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TV REVIEW : 'Whitewash' Fails to Transcend Its Surface

August 16, 1994|CHARLES SOLOMON

Despite an impressive vocal cast that includes Ruby Dee and Linda Lavin, "Whitewash," an animated special on HBO dealing with the issue of racism among children, is more notable for its good intentions than its effectiveness.

Based on a real incident, "Whitewash" focuses on Helene Angel (Serena Henry), an African American fourth-grader who is attacked by a street gang on the way home from school. The gang members spray her face with white shoe polish to "make her white for a day."

The assault triggers a media frenzy, and the devastated Helene hides in her room until her classmates arrive to escort her back to school in a show of solidarity. Ntozake Shange's screenplay fails to explore Helene's feelings about the attack in any depth: All the viewer knows is that she hides in her room, remembering what happened.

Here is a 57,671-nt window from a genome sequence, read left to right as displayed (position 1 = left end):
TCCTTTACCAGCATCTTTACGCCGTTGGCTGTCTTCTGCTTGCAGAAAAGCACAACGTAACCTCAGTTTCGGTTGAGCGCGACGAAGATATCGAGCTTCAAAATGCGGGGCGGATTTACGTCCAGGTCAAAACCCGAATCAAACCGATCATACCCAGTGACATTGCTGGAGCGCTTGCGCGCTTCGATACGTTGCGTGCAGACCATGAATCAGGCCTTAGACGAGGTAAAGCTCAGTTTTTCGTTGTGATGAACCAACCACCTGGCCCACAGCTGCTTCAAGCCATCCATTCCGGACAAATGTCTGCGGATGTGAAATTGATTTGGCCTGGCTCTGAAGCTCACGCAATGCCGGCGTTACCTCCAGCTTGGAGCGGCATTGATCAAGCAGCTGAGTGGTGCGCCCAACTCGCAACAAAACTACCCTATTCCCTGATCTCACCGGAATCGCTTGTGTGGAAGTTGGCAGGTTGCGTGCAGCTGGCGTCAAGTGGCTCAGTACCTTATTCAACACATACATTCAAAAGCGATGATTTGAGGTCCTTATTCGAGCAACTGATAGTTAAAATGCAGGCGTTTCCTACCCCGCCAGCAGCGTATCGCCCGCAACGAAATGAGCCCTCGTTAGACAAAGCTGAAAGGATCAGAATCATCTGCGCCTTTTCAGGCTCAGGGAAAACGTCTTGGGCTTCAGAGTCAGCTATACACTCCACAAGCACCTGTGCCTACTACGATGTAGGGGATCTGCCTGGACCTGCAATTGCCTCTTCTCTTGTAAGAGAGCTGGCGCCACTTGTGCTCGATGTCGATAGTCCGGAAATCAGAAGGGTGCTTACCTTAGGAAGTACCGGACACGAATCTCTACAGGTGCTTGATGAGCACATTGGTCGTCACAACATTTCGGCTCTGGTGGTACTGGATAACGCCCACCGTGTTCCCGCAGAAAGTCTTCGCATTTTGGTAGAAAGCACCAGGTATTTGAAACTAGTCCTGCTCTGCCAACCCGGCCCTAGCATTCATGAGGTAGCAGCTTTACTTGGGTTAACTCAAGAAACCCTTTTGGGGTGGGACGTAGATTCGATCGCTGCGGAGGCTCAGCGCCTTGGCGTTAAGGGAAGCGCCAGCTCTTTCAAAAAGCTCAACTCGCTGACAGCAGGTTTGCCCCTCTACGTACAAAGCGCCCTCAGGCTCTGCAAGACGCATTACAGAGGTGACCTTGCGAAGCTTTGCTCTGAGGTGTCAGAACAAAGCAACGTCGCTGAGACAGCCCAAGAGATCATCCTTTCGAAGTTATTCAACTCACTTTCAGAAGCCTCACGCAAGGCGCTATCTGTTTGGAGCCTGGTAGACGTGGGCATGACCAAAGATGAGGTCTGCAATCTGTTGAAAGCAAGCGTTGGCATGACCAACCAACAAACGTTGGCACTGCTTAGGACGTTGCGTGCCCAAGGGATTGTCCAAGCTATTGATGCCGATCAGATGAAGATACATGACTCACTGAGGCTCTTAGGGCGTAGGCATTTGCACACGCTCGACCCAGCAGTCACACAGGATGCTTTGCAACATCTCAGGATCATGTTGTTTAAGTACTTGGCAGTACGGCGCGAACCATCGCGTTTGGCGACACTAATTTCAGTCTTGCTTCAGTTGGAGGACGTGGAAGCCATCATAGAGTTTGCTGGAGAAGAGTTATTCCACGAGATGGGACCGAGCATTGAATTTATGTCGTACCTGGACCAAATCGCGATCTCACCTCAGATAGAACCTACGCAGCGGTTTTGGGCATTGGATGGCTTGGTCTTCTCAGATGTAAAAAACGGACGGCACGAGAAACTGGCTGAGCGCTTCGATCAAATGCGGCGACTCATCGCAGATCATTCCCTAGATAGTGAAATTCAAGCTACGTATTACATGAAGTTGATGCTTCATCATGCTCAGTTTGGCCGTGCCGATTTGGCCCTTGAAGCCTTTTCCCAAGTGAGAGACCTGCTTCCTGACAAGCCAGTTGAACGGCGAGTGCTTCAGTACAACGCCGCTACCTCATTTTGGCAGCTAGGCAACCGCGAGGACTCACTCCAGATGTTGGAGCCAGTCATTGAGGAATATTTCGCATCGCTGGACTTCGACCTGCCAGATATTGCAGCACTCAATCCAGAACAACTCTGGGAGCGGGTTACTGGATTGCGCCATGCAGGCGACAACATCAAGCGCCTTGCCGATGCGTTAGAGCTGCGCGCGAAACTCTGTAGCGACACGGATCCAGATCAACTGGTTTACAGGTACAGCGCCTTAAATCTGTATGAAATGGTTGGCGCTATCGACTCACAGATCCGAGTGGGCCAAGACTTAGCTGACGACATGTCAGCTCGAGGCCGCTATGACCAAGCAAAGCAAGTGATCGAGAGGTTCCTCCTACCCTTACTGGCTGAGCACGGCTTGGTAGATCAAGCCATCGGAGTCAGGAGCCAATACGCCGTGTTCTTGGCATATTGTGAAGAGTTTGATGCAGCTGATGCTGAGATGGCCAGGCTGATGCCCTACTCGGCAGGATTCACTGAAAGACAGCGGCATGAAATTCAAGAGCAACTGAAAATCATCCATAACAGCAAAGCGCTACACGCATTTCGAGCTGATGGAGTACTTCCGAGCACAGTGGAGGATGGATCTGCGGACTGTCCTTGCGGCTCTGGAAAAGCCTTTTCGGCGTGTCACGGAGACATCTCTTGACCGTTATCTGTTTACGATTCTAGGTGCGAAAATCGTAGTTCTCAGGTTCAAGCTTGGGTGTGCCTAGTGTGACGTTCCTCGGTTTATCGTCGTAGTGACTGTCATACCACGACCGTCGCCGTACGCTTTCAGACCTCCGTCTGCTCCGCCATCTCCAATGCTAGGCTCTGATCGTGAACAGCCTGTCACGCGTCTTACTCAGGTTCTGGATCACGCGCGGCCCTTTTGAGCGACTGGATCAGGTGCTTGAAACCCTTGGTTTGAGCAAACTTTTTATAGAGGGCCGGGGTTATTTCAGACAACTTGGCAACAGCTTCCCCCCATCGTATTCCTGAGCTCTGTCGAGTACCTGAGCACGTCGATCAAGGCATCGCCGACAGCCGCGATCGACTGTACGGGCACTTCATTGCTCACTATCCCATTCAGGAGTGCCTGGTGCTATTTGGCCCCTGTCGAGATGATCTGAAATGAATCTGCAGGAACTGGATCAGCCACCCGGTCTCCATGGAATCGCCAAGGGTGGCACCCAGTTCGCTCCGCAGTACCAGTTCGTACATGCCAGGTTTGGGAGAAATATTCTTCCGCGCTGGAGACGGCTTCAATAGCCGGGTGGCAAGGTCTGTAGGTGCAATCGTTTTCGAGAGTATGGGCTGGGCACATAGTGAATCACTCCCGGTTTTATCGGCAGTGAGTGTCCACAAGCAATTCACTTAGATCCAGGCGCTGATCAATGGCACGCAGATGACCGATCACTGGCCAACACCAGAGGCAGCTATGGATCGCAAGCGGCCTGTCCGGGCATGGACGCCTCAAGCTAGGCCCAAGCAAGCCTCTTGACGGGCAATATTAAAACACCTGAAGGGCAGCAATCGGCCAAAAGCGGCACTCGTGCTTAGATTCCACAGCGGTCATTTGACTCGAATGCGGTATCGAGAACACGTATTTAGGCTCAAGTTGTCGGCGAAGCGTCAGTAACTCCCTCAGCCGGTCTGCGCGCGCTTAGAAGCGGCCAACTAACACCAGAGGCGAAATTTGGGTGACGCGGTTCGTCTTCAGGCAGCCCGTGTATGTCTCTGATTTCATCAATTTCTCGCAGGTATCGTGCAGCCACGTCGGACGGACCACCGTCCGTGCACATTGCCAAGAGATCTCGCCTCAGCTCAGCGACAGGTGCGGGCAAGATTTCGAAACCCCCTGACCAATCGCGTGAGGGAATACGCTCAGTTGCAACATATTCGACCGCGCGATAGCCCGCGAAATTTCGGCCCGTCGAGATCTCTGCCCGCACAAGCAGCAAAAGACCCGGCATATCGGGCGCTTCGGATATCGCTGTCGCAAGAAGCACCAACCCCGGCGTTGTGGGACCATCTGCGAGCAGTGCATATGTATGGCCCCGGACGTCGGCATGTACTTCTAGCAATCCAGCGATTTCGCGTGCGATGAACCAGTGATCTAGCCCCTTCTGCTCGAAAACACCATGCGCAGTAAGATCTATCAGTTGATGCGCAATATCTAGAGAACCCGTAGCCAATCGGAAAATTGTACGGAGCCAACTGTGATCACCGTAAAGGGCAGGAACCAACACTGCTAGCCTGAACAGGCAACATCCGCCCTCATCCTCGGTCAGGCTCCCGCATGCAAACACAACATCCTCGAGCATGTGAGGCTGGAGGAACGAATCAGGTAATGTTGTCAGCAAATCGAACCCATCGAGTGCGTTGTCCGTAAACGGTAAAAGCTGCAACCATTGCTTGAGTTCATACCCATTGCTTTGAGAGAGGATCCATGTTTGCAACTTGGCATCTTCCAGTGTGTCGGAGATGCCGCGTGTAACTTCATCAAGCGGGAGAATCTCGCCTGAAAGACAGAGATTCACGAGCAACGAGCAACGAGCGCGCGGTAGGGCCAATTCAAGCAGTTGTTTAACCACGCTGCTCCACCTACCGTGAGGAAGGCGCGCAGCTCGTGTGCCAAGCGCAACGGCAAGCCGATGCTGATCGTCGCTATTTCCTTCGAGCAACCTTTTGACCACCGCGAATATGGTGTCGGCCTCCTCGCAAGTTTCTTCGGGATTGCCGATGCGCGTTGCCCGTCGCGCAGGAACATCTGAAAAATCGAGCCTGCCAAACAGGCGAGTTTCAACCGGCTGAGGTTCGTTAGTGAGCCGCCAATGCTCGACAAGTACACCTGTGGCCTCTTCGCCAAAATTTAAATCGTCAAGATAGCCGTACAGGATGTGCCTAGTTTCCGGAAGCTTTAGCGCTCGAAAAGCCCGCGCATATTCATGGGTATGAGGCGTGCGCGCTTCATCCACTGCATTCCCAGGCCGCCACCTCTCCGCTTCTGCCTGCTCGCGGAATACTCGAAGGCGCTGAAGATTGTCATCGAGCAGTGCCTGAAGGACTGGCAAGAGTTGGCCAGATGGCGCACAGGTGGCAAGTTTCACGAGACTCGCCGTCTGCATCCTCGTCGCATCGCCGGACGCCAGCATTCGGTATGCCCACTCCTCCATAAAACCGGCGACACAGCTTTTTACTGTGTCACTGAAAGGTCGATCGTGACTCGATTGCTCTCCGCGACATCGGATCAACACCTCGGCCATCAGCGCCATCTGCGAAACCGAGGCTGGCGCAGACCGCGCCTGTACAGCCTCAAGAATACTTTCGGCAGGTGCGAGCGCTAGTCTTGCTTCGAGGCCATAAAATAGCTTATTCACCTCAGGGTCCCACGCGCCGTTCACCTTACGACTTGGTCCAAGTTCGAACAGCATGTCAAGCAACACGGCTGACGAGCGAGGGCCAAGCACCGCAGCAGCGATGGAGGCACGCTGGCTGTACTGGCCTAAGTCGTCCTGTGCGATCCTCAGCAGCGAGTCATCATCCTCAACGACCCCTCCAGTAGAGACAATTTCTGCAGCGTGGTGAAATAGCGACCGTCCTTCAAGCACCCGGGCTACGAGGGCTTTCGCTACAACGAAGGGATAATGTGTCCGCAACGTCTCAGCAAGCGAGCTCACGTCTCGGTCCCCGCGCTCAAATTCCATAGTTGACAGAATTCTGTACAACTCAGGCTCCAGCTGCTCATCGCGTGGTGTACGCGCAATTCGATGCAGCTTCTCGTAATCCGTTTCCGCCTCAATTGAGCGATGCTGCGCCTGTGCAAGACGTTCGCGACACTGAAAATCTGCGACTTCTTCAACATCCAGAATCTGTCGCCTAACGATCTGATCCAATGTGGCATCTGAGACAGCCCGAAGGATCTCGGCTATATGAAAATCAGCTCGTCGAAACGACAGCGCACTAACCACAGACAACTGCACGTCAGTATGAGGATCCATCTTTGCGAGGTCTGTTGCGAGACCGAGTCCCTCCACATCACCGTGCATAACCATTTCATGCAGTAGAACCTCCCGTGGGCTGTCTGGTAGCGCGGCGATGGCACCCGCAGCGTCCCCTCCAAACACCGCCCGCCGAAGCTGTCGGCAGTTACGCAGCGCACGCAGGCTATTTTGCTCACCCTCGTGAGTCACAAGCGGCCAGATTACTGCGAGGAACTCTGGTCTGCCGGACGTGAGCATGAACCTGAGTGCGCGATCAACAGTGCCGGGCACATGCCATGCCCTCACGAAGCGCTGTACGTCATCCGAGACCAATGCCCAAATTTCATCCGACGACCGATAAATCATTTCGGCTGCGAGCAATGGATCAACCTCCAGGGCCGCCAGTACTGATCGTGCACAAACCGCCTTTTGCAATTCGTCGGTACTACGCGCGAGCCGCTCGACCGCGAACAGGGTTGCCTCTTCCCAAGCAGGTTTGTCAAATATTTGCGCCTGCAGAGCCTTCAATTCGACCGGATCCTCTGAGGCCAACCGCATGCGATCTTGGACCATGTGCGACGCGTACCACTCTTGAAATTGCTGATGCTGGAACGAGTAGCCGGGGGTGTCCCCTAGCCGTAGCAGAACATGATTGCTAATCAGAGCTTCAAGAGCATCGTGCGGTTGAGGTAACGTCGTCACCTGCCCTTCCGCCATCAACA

Minorities remain underrepresented in animation, and producer-director Michael Sporn has worked to counter that problem, setting adaptations of the fairy tales "The Red Shoes" and "The Little Match Girl" in contemporary inner-city neighborhoods. But "Whitewash" sticks too close to live action and fails to exploit the power of animation to depict emotions symbolically. A child actress could have presented the pain the real little girl endured more effectively than these simple drawings.

"Whitewash" may provoke some valuable discussions between children and parents, but it's less interesting than it should be.

* "Whitewash" airs at 7:30 tonight on HBO.

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